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dc.contributor.authorCarsten, Christopheren_US
dc.contributor.illustratorEngravings by Sophie de Garamen_US
dc.contributor.otherPreface by Sir Michael Edwardsen_US
dc.date.accessioned2016-12-01T20:16:41Z
dc.date.available2016-12-01T20:16:41Z
dc.date.issued2015en_US
dc.identifier.other11007 (Access ID)en_US
dc.identifier.urihttp://hdl.handle.net/10504/107737
dc.description.abstractHere is a fresh set of translations done quite consciously not only into American English but into contemporary idiom. I have sampled the first six translations and found them lively and well chiseled. "Sponge Donkey, Salt Donkey" gets moralized "Different strokes for different folks," and the proverb fits perfectly. "The Man Between Two Ages and Two Mistresses" closes with these four lines: "Whichever one I pick, would in her fashion Have me live, and not in mine. OK, I'm bald, but bald and celibate is fine. I’m much obliged, my beauties, for the lesson." Well done! The black-and-white illustrations are less enlightening for me.en_US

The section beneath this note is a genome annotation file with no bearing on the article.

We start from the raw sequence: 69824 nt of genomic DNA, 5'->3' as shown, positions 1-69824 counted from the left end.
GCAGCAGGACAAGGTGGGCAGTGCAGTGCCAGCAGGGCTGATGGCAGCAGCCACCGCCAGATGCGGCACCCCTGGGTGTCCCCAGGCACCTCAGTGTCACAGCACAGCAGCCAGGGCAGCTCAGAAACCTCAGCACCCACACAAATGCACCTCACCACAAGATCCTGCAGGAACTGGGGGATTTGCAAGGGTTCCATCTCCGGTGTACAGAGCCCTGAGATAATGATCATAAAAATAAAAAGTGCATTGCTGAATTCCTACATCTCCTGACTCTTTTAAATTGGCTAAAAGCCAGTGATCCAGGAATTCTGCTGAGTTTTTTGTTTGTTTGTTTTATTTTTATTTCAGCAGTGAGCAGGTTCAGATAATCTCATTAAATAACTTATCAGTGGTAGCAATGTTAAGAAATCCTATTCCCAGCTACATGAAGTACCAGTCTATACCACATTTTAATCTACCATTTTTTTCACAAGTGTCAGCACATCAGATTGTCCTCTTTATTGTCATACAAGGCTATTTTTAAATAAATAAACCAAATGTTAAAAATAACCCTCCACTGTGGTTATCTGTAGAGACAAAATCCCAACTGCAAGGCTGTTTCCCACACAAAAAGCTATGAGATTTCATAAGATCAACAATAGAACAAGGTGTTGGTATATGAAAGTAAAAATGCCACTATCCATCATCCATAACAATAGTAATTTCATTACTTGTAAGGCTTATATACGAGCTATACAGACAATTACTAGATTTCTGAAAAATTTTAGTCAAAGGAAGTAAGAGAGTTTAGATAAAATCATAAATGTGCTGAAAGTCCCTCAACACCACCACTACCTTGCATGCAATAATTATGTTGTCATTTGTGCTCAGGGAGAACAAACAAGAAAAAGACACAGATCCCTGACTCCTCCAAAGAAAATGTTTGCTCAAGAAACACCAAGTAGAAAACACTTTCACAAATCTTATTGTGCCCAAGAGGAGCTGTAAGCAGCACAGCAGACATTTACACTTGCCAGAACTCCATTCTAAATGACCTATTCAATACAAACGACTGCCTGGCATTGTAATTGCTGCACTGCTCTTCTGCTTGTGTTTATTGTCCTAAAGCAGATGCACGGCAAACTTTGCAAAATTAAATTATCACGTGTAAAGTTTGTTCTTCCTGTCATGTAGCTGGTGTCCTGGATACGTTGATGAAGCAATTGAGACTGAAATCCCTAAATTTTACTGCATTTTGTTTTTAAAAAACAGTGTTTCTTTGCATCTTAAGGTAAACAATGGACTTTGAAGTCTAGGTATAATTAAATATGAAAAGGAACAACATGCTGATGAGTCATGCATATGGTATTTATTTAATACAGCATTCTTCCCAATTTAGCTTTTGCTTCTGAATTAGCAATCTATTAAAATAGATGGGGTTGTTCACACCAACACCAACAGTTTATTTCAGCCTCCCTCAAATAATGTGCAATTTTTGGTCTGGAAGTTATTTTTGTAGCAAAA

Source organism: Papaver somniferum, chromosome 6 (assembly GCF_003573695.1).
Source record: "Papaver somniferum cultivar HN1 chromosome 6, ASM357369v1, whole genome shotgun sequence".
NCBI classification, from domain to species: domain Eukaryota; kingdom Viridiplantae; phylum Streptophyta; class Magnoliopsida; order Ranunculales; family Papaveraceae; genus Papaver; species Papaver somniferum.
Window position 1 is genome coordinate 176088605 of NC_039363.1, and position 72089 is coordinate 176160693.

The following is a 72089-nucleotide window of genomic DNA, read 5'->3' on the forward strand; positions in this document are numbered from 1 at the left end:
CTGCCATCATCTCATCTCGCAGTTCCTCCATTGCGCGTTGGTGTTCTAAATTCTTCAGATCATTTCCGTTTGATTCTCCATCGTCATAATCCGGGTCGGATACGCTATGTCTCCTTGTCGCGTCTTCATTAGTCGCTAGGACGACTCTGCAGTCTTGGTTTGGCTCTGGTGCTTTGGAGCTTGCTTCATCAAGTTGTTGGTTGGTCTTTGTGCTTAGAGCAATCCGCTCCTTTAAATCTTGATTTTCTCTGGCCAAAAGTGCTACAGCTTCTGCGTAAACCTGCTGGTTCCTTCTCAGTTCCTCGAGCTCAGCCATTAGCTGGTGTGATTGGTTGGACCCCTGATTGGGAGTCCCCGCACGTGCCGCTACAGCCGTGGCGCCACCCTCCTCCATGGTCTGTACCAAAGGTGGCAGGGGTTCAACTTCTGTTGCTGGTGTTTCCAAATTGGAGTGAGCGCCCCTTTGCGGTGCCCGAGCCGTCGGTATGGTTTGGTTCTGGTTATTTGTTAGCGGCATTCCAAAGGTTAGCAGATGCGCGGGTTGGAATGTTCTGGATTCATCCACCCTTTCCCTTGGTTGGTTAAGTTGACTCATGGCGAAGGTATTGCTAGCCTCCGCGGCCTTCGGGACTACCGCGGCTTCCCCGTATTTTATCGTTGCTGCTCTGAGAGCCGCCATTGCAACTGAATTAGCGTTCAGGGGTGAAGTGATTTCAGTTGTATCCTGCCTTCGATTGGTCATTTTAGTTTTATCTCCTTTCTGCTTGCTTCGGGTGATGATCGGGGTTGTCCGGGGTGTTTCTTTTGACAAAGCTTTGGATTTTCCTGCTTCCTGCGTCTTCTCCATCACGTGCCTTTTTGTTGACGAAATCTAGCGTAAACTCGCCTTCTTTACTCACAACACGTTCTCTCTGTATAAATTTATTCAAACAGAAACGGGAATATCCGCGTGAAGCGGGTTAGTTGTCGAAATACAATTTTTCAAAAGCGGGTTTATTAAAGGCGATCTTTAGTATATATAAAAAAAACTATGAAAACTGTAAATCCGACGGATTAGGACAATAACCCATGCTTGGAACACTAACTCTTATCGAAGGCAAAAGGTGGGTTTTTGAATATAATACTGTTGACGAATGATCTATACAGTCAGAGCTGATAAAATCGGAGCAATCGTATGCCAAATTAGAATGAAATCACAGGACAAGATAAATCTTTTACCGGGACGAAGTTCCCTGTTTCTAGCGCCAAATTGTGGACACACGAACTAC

dc.description.statementofresponsibilityA new translation by Christopher Carstenen_US
dc.languageengen_US
dc.languagefreen_US
dc.publisherLibrairie Editions Titulien_US
dc.titleJean de La Fontaine: 25 Fables: Bilingual illustrated editionen_US
dc.typeBook, Whole
dc.publisher.locationParisen_US
dc.description.noteLanguage note: Bilingual: English/Frenchen_US
dc.acquired.locationGrolier Poetry Bookshop, Bostonen_US
dc.cost.usCost: 23.25en_US
dc.date.acquired2016-07en_US
dc.date.printed2015en_US
dc.description.note3Signed by the translatoren_US
dc.printer.locationFranceen_US
dc.subject.local1Jean de La Fontaineen_US
dc.subject.local4Title Page Scanneden_US
dc.time.yr2015


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